Just weeks before the government of former Prime Minister Najib Razak lost the 2018 election, the Anti-Fake News Act 2018 was passed by in a move critics said was designed to stifle dissent.
A BIG RESPONSIBILITY
According to 2019’s global digital report, We Are Social, 2.2 billion people in East, Southeast and South Asia use the Internet with penetration rates at 60 per cent, 63 per cent and 42 per cent respectively. Social media use by those aged 13 years or above sits at around 82 per cent in East Asia and 78 per cent in Southeast Asia.
Awakening minds to minimise meme hoaxes and stop their spread without relying fully upon authorities, is the responsibility of the community.
Still, implementing law enforcement that is fair and strict towards perpetrators of hoaxes, especially the makers and spreaders, remains a responsibility for the government.
But, regulations alone will not resolve the hugely inflamed hoax problem in society.
So, consistency from legal structures is required to enforce the law in cracking down on hoaxes and smear campaigns, as well as a strong legal and political culture among people to see through fake news.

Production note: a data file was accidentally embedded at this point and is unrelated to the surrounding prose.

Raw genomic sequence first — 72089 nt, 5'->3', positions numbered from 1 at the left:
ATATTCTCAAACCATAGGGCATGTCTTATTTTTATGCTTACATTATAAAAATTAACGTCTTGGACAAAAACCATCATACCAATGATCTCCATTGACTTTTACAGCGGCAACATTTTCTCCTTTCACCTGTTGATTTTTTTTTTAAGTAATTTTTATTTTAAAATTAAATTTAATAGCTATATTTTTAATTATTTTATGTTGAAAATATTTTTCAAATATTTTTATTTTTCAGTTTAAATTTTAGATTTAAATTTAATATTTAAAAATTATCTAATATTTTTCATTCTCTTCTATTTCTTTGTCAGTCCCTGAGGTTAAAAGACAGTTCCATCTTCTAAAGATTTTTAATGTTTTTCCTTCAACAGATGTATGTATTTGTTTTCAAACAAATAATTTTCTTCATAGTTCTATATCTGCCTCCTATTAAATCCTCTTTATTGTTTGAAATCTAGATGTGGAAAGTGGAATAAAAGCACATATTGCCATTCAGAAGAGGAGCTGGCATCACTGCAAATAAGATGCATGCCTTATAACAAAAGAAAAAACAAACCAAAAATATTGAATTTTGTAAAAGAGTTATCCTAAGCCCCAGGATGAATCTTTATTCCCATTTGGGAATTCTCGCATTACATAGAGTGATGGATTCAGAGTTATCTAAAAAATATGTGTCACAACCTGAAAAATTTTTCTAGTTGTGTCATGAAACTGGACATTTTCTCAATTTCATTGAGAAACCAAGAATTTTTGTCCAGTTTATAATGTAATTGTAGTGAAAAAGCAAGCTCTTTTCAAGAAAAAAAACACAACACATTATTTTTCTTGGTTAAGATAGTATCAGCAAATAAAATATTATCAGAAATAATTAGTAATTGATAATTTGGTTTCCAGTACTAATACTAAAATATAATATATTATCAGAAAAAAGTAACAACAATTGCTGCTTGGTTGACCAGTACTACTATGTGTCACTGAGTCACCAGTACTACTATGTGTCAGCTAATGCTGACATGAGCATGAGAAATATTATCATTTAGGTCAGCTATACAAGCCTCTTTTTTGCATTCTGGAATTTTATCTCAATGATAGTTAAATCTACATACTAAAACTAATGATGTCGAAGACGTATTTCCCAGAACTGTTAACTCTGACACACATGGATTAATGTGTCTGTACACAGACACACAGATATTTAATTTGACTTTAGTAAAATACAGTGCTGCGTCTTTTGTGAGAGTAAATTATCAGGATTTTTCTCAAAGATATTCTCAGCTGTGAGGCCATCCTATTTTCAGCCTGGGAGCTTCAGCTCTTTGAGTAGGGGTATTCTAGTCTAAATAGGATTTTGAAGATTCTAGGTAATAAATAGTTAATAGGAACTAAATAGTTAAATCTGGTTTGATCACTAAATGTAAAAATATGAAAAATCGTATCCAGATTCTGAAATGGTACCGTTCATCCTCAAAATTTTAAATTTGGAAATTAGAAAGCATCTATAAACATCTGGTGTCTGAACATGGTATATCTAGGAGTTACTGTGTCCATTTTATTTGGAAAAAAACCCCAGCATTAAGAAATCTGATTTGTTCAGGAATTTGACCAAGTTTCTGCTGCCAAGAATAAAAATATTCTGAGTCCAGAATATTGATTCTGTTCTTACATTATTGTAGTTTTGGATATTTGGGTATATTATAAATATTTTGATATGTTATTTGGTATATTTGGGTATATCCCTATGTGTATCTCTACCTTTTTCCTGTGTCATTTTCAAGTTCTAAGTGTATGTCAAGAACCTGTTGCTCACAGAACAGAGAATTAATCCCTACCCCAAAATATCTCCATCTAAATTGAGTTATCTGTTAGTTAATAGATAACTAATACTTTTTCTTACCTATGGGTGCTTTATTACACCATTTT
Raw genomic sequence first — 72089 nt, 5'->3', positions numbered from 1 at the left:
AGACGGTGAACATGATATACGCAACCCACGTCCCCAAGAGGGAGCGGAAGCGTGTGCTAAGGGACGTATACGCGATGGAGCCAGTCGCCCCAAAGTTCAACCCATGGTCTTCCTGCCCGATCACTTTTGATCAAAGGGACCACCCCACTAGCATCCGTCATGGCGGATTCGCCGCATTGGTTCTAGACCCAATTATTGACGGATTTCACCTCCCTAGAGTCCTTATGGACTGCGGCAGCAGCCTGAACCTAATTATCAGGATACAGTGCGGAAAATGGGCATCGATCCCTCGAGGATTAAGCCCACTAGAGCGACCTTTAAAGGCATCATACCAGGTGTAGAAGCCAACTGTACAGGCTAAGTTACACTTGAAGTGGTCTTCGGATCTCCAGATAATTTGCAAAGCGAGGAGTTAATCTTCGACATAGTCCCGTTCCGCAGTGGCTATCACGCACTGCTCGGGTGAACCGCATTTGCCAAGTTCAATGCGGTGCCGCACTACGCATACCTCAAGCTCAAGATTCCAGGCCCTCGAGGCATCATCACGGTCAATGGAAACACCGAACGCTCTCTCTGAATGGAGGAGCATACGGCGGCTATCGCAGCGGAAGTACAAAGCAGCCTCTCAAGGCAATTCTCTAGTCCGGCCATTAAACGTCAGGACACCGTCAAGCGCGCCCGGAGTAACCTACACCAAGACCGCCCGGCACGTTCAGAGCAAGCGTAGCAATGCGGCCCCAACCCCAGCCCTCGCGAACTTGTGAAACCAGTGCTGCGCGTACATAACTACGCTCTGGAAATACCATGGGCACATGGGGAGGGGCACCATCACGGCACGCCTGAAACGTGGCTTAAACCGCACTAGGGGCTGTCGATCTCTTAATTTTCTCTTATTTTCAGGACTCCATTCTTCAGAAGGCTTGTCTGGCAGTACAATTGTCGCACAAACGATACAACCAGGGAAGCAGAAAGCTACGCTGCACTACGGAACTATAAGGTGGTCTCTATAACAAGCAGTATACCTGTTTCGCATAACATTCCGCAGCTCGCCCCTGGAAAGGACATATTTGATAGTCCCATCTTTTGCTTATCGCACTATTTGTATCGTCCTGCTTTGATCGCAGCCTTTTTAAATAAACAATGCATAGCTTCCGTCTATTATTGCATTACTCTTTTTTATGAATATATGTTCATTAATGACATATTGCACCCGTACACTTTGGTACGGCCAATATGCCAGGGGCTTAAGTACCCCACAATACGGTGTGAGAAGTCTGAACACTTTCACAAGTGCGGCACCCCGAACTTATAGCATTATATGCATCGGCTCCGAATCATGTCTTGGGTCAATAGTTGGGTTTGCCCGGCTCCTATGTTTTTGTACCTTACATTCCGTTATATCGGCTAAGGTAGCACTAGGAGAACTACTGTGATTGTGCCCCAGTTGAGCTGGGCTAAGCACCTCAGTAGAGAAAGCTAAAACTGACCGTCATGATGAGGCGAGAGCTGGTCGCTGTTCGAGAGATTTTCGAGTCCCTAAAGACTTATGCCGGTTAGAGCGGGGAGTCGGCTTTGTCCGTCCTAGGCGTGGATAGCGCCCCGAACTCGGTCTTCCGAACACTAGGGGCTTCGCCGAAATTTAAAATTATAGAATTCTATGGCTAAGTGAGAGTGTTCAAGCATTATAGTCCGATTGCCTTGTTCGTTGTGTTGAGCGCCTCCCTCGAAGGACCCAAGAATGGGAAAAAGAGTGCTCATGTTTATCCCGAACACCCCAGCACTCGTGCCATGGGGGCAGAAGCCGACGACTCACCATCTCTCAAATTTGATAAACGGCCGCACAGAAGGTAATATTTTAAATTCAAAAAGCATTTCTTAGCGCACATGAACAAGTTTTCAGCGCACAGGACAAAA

Political memes inciting conflict through issues like religion, culture, and race must be fought with a strong political culture and a stronger sense of unity through the diverse societies of countries like Malaysia, Singapore and Indonesia.
FACT vs FAKE
The line between fake and fact in politics remains opaque as most ‘fake news’ contains some truth, some speculation and some liberal interpretation.
There is also downside to policing ‘fake news’ with some governments seizing on the opportunity to introduce censorship or political control.
However, controlling ‘truth’ is a means to controlling news and political communication, and neither aids the democratic process.